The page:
I'm working on the final version of my Regency stays now - I did a mockup, and didn't really make any changes to the pattern. I considered playing with different bust gusset sizes and shortening the length because I'm short-waisted, but in in the end I left the pattern alone. The only adjustment I made from the original pattern was cutting straight across the top of side piece, instead of dipping down at the armhole. It looked awkward, was already plenty low for comfort, and keeping it straight will make binding easier.
Mantua Maker pattern copyright 2010 (updated version with the wider back)
Busk at CF, no bones or cording yet
The brown part is my lacing strips at CB, not part of the finished project. I don't love that it comes up at CB, but I didn't see that until right now, so I won't change it for these stays. The back panel is on the bias, so the pattern piece is cut straight but then stretches slightly, causing it to veer upward.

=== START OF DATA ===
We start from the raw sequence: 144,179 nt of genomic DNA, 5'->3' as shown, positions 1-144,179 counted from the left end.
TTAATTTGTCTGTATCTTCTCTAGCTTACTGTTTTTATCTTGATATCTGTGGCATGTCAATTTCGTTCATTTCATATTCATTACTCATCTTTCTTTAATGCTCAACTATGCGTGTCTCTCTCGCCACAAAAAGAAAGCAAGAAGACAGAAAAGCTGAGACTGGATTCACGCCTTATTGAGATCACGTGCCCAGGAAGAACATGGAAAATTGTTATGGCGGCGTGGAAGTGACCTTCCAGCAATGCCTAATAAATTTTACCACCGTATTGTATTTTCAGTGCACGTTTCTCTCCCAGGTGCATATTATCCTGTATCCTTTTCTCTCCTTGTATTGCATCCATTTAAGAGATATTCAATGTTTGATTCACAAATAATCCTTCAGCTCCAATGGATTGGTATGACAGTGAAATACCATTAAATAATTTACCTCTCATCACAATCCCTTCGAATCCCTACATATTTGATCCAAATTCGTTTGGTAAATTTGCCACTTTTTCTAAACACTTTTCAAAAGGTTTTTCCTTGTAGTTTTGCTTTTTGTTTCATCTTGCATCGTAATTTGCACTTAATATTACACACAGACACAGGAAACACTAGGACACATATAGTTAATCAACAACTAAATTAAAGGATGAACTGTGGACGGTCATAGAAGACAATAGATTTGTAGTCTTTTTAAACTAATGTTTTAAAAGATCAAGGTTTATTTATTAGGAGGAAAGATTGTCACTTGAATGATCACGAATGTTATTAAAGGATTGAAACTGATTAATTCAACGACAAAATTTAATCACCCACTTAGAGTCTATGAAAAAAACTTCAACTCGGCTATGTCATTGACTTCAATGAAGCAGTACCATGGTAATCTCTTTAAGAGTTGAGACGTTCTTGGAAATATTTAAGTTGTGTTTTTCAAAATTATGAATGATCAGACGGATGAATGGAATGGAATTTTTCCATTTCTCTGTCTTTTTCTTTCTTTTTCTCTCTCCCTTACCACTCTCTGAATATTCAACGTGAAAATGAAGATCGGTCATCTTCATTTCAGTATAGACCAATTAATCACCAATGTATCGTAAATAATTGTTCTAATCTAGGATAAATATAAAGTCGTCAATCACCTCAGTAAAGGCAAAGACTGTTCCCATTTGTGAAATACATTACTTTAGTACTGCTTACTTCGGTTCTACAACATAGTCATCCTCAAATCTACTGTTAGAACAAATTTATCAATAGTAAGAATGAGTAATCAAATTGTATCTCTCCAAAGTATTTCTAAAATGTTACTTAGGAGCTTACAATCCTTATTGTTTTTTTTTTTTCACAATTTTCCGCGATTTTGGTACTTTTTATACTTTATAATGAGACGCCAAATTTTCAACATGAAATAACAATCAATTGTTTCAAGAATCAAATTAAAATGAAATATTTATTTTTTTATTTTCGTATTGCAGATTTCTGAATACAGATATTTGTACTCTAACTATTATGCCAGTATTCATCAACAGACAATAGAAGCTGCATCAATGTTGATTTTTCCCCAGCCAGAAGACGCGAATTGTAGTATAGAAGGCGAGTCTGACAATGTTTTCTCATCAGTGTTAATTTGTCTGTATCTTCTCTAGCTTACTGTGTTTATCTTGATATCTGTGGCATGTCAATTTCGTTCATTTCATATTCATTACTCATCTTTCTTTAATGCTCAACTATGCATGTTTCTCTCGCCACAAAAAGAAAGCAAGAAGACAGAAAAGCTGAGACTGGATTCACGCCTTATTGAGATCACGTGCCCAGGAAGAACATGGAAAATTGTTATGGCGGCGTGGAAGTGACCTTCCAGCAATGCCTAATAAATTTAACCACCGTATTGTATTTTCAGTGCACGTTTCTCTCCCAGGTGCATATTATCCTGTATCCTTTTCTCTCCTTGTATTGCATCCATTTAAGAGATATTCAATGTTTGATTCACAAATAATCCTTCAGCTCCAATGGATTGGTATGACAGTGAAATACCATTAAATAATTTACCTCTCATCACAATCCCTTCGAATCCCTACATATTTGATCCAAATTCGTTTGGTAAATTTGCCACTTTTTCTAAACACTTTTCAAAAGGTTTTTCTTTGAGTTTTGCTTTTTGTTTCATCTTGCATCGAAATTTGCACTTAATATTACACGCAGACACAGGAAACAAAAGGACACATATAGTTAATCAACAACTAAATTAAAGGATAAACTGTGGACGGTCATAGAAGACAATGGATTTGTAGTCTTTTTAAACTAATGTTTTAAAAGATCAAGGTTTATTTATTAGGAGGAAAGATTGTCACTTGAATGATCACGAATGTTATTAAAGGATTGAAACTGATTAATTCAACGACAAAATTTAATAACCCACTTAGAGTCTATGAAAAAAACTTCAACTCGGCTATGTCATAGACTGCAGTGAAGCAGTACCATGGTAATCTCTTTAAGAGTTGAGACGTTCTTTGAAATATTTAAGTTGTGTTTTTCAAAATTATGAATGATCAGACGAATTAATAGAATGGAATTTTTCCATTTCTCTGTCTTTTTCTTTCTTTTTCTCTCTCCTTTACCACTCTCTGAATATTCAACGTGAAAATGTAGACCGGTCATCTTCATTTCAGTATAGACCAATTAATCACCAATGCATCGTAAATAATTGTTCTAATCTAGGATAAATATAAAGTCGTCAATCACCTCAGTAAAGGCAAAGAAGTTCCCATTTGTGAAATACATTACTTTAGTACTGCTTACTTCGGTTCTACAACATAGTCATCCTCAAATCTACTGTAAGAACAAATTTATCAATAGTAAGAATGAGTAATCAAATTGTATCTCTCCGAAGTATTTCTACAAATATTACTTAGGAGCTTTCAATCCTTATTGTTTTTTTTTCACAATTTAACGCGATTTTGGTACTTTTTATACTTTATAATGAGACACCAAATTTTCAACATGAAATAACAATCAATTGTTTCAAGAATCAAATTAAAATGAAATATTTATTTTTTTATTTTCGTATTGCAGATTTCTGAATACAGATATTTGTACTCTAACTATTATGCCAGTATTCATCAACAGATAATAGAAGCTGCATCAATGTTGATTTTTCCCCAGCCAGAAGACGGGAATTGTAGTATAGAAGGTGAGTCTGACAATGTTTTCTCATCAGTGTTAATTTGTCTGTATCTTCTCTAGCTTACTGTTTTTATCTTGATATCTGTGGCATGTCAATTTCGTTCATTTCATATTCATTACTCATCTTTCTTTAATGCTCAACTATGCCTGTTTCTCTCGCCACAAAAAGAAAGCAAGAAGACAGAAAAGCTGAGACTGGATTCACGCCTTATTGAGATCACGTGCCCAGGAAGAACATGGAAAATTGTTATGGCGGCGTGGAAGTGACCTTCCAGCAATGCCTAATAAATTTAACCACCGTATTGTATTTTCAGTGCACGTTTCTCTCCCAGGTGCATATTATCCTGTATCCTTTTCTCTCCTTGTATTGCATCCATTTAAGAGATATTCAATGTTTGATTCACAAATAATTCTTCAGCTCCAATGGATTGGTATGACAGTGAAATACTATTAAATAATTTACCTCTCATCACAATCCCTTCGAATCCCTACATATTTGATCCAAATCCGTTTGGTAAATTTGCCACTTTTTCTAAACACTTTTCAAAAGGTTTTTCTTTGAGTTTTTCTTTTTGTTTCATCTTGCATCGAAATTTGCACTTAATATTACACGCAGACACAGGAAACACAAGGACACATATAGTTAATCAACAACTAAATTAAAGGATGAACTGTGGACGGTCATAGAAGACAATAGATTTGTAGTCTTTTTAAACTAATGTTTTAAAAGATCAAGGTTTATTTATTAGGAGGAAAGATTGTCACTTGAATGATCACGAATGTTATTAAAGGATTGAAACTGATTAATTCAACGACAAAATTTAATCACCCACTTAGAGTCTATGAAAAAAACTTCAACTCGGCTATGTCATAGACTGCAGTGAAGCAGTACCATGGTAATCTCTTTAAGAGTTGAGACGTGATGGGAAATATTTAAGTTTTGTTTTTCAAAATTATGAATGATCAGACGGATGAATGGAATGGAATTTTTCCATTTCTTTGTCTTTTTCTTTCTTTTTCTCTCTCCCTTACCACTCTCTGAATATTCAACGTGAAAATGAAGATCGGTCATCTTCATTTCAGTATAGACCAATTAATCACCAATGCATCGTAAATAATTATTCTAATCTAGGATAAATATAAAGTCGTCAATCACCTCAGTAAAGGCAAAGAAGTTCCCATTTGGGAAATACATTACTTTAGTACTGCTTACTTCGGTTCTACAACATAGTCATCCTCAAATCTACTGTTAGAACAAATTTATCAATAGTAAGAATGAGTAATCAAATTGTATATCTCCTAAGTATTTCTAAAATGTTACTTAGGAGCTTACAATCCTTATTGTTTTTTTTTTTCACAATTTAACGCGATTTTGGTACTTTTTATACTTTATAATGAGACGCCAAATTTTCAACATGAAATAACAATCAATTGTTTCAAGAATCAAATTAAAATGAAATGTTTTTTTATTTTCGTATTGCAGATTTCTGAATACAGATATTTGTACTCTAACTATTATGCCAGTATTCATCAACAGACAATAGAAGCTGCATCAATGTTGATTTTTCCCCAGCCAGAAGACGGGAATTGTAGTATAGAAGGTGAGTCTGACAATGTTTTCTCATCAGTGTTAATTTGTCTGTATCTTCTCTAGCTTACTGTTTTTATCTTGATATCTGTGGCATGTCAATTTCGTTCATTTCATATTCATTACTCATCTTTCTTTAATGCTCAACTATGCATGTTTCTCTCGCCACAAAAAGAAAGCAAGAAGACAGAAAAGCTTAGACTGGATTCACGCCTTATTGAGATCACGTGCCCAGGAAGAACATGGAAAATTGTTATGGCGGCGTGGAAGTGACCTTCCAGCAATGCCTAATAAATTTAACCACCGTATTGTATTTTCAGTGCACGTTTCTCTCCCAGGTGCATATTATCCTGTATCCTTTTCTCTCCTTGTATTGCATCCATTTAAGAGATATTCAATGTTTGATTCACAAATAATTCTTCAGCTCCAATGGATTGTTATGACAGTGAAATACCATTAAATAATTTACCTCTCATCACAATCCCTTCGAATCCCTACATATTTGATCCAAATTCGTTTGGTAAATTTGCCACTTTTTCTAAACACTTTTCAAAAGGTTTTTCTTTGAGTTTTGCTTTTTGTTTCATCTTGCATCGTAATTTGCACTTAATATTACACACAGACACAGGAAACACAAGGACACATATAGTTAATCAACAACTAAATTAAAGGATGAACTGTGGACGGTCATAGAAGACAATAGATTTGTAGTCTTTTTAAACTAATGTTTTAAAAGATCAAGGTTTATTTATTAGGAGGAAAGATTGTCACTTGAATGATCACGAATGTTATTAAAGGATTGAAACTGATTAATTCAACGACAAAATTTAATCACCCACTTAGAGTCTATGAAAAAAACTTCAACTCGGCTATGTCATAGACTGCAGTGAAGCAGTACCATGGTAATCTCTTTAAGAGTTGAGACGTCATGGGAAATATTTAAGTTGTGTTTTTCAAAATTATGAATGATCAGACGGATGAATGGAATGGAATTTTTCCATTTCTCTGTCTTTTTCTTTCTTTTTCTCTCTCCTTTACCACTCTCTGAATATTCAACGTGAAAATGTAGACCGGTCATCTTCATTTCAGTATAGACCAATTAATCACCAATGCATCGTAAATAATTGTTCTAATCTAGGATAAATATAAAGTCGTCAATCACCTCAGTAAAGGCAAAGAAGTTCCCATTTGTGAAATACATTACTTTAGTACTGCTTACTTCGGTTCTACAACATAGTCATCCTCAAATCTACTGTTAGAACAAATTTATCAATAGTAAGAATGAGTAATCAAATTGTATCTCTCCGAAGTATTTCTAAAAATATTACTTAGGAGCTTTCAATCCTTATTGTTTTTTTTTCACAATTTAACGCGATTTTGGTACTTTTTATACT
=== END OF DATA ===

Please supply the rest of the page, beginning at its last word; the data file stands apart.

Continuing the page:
Here you can see the "lift" that the Regency period is known for. The stays do the upward pushing, and the chemise (or in my case, the tank top) holds in the top to prevent spillage.
I was a little surprised at how this fits - people keep saying that Regency corsets are just like a really good miracle bra and Spanx, but I also felt a huge difference in my posture - the wide straps force my shoulders back and chest out, which explains why the clothing of the period has such small backs. Or else I just have rotten posture.
When I fit this the other night, I was kind of unhappy with it - the buck wasn't staying put (maybe it's too wide?), I had trouble keeping the shoulder straps on, etc. And then I tossed on my most recent Regency dress and it looked TERRIBLE . *sigh* They just weren't fit to go together. But these pictures look pretty good, so here's hoping a little cording and boning help everything settle in better. Any suggestions or tips would be appreciated!